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Honda Rune Technology
Question: How can an innovative rear suspension system make its way from the world-beating Honda RC211V MotoGP bike to the most impressive street rod ever conceived?
Answer: Brilliant engineering is its own reward.
Honda's race team engineers first dreamed up the all-new Unit Pro-Link rear suspension system to enhance mass centralization-a key element in racing-as well as to open up possibilities in frame design. Because the top eye of the shock in the Unit Pro-Link is captured on the top of the swingarm, suspension forces aren't transmitted to the frame. And the frame itself can be opened up or lowered because a sturdy crossmember is no longer needed as a frame attachment point for the rear shock.
Of course, all that is well and fine for racing-oriented machinery, but how does this new-think engineering make a street rod better? The main benefit to the Rune is simply this: Because no rear crossmember is needed on the frame for shock attachment, the Rune's seat can be perched a mere 27.2 inches off the ground. That's about as low as it gets, which means the Rune is as cool as it gets-in this area and just about every other aspect as well.
Like the Unit Pro-Link systems used on the championship- winning 2002 RC211V MotoGP bike and the 2003 Daytona Supersport- dominating CBR600RR, the Rune's shock runs from the top of the swingarm down through the swingarm itself, to attach to a bellcrank linkage system located below. There, a pair of arms attaches the bottom shock eye to the bottom of the frame via a pair of tension links.
As the rear wheel rises in passing over a bump, the pull of the tension links rotates the arms, thereby compressing the shock from the bottom. Even though the shock itself moves upward as the swingarm moves up, a rising-rate ratio in the bellcrank system continues to compress the shock from below. Depending on the geometry of the linkage, the bottom of the shock can move more, and more rapidly, than the top of the shock; hence, the shock compresses.
Also like its sporting cousins, the Rune shock features a remote reservoir to supplement oil capacity in the damper-a bit of high- tech trickery that remains cloaked within the stylish bodywork. But don't fret about not being able to show off this tasty little tidbit; onlookers will still have plenty of eye-candy to enjoy while checking out the Rune.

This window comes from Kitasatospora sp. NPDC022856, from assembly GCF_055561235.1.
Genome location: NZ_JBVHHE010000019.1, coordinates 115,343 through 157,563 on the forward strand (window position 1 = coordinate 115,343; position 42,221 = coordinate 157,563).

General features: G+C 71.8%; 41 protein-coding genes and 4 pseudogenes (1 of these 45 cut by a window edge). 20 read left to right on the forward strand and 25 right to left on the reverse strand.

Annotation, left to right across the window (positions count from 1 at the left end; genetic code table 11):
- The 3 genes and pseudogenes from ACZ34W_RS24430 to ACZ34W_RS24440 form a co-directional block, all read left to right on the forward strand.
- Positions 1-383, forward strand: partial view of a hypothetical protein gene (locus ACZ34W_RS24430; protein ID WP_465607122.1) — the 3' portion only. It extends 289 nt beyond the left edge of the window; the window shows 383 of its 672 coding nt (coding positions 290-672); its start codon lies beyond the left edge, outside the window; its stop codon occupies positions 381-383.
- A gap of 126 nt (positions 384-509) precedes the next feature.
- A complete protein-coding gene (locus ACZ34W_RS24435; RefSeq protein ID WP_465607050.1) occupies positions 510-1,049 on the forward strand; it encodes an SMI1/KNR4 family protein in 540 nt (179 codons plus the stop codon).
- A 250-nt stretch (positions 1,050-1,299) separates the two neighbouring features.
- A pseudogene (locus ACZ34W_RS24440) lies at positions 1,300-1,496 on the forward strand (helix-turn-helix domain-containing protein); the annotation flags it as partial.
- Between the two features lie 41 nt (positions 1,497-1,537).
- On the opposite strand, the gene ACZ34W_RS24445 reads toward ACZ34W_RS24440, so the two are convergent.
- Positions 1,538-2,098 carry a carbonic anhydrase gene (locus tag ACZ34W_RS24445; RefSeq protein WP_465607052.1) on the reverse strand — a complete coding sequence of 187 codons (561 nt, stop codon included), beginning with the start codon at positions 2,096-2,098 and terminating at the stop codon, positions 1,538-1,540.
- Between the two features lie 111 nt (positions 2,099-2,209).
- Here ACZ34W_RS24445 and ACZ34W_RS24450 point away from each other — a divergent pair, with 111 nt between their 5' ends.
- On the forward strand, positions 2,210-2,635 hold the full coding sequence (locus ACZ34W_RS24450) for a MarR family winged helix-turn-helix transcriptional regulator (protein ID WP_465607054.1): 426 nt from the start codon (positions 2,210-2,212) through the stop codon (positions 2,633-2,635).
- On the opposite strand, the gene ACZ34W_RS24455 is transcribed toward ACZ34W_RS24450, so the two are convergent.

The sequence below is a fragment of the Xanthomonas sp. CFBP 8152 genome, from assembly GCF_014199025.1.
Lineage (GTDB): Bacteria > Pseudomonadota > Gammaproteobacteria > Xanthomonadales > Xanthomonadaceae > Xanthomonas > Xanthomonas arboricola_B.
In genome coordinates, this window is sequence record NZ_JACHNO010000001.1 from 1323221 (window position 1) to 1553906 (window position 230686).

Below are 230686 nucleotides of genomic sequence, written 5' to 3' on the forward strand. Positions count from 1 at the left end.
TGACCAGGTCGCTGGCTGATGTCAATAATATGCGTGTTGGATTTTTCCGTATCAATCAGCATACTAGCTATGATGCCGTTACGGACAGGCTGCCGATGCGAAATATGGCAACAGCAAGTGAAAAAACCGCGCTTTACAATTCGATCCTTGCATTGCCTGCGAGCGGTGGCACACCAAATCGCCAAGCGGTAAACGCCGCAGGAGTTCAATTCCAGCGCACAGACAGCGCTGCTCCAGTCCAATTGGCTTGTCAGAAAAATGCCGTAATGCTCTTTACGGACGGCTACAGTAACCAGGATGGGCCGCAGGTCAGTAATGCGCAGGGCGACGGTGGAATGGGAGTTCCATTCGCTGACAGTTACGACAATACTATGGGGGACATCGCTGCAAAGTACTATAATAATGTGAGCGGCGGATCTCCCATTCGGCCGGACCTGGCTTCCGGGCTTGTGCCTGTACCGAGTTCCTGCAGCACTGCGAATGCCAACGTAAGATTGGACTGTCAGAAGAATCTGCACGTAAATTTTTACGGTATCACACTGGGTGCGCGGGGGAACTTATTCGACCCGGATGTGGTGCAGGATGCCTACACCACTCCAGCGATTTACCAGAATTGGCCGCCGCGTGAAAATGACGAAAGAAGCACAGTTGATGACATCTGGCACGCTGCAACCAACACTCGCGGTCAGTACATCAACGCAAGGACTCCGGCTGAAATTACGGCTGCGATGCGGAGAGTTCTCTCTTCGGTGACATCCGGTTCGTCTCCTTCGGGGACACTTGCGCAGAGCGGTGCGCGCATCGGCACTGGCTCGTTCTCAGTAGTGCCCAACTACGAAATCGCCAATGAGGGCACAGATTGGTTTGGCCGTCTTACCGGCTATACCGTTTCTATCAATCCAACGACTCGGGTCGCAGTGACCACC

Trailing Bottom-Link Front Suspension
For a while now, Honda's R&D division has piqued expectations among legions of concept bike fans as they have snared glimpses of an innovative trailing bottom-link front suspension. Now, the faithful have been rewarded as this attention-grabbing front end makes its debut on a production machine, the Rune.
The heritage of the trailing bottom-link runs through a pair of concept motorcycles that were eagerly embraced by forward- thinking fans of the sport. The distinctly futuristic Zodia made its debut in 1995 at the Tokyo Motor Show and the image of this sleek- looking concept power cruiser stayed indelibly marked in the memory of many watchful fans. Two of its more impressive elements: a trailing bottom-link front suspension and a single-sided swingarm- sound familiar? Next up was the T2 model revealed to the public in December of 2000 at a motorcycle show, where this precursor of the Rune was clearly the runaway favorite among three new concept models.
Like these two non-runners before it, the Rune uses twin pushrods to transfer suspension loads through a linkage system. These arms and links actuate what appear to be twin shocks flanking the steering head and headlight. In actuality, the right side contains only the main spring for the front suspension system, while the left shock handles damping duties and also contains a lighter weight sub- spring.
Although the brilliant finish and ground-breaking configuration appear to imply a new kind of suspension sensation, the new trailing bottom-link system has been designed to return a feel and fork action that is entirely familiar to seasoned motorcyclists. There's no need to make special accommodations for this new front end; just ride and enjoy.
The most impressive looking hot rod ever conceived by Honda had to boast impressive performance credentials as well. So it should come as no surprise that the Rune is the most powerful Honda custom to ever turn a wheel on public roads.
To accomplish this goal, Honda's engineers tackled the task in classic hot-rod style. Beginning with the already massive 1832cc liquid-cooled overhead-cam horizontally opposed six-cylinder engine built in America for the new GL1800 Gold Wing, the engineering design team leaned on this touring-oriented powerplant to boost its power to impressive new heights. Six 32mm throttle bodies with 12-hole injectors replace the twin-body system used on the GL for upgraded fuel flow and a freer flowing system. New camshafts, revised 3-D fuel injection and ignition timing mapping, along with a new close- ratio gearbox all help make the Rune a true road warrior, with more torque than any other two-wheeler around. In addition, a 6.9-liter airbox supplies large volumes of clean, cool air to the engine, and a free-flowing six-into-two exhaust system delivers added power along with a lumpy-sounding and surprisingly authoritative growl that grows to an inspired howl at full throttle.
All of which gives the Rune a full measure of impressive performance to match its impressive countenance.